Rural Utah airs its hopes to keep its water

Published on July 15, 2013 at 11:32AM

ust a small percentage of Utah’s population is in agriculture, but that sector of the economy controls about 80 percent of the state’s stressed water resources while the number of urban faucets continues growing.

And that scares people like David Pace, who considers the word saving a “misnomer” when applied to water. That’s because when farmers reduce water use, others will want to see the savings in a lake, Pace told a small crowd Tuesday night at the Sevier County Fairgrounds. Water conservation should be stepped up to supply urban growth, but so should dam building, he said.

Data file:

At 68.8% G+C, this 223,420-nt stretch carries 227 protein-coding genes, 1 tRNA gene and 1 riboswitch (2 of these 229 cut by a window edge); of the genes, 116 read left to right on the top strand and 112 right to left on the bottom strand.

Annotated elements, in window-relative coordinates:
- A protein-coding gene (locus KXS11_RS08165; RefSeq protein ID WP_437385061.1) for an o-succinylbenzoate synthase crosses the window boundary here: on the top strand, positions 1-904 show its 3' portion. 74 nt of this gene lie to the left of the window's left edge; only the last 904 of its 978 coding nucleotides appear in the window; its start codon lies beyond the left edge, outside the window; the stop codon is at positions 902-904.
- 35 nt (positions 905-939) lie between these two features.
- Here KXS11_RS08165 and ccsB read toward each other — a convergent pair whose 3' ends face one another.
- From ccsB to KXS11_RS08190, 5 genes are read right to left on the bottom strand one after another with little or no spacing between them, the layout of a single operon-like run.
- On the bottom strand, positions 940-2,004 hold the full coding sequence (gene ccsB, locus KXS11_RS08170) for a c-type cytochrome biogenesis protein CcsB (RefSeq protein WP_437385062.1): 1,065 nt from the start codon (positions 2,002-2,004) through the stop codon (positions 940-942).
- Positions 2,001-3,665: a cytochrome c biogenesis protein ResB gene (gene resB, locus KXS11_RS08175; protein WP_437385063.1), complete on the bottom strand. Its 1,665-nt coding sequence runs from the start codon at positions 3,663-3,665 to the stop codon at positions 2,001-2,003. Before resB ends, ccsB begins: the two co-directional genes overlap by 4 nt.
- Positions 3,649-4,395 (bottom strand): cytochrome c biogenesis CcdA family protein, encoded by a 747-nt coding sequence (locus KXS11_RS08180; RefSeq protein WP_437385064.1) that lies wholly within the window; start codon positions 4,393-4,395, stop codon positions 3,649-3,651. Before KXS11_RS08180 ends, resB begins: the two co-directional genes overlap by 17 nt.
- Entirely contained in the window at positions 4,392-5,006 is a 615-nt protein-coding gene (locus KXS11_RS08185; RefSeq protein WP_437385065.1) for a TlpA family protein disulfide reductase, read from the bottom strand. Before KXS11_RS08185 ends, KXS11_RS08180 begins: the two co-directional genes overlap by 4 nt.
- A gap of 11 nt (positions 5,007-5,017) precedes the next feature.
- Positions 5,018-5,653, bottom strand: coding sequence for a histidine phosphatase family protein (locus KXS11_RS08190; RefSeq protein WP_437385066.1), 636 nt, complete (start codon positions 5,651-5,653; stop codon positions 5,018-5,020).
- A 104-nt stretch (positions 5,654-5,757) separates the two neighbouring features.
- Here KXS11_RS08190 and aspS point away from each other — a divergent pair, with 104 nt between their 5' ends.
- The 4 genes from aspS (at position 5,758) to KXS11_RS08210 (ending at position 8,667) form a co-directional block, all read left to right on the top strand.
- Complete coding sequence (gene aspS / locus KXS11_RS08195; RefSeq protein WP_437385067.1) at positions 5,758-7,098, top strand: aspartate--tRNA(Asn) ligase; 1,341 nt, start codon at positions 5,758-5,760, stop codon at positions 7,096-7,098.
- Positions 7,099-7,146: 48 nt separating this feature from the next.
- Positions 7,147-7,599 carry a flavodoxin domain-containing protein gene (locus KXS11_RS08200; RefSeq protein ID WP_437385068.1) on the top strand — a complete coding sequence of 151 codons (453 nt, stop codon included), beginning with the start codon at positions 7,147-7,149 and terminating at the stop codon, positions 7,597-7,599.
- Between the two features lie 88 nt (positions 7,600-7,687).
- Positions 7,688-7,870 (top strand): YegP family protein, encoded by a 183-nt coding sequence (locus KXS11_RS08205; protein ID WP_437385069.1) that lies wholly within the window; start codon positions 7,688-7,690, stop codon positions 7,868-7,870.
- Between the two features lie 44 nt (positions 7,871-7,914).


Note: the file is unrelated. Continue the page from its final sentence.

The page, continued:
About a dozen people, mostly from rural central Utah counties, stepped to the mic to share ideas with a team of water experts assembled by Gov. Gary Herbert. The group is touring the state for the next few weeks, hosting eight town-hall meetings to gather public input for a 50-year water strategy. Besides Richfield, another already took place in Layton.

State officials now say this infrastructure is not sufficient for meeting future needs, so planning, new projects and perhaps some sacrifices are in order. Many environmentalists, however, feel Utah can meet its water needs through smarter management of existing resources.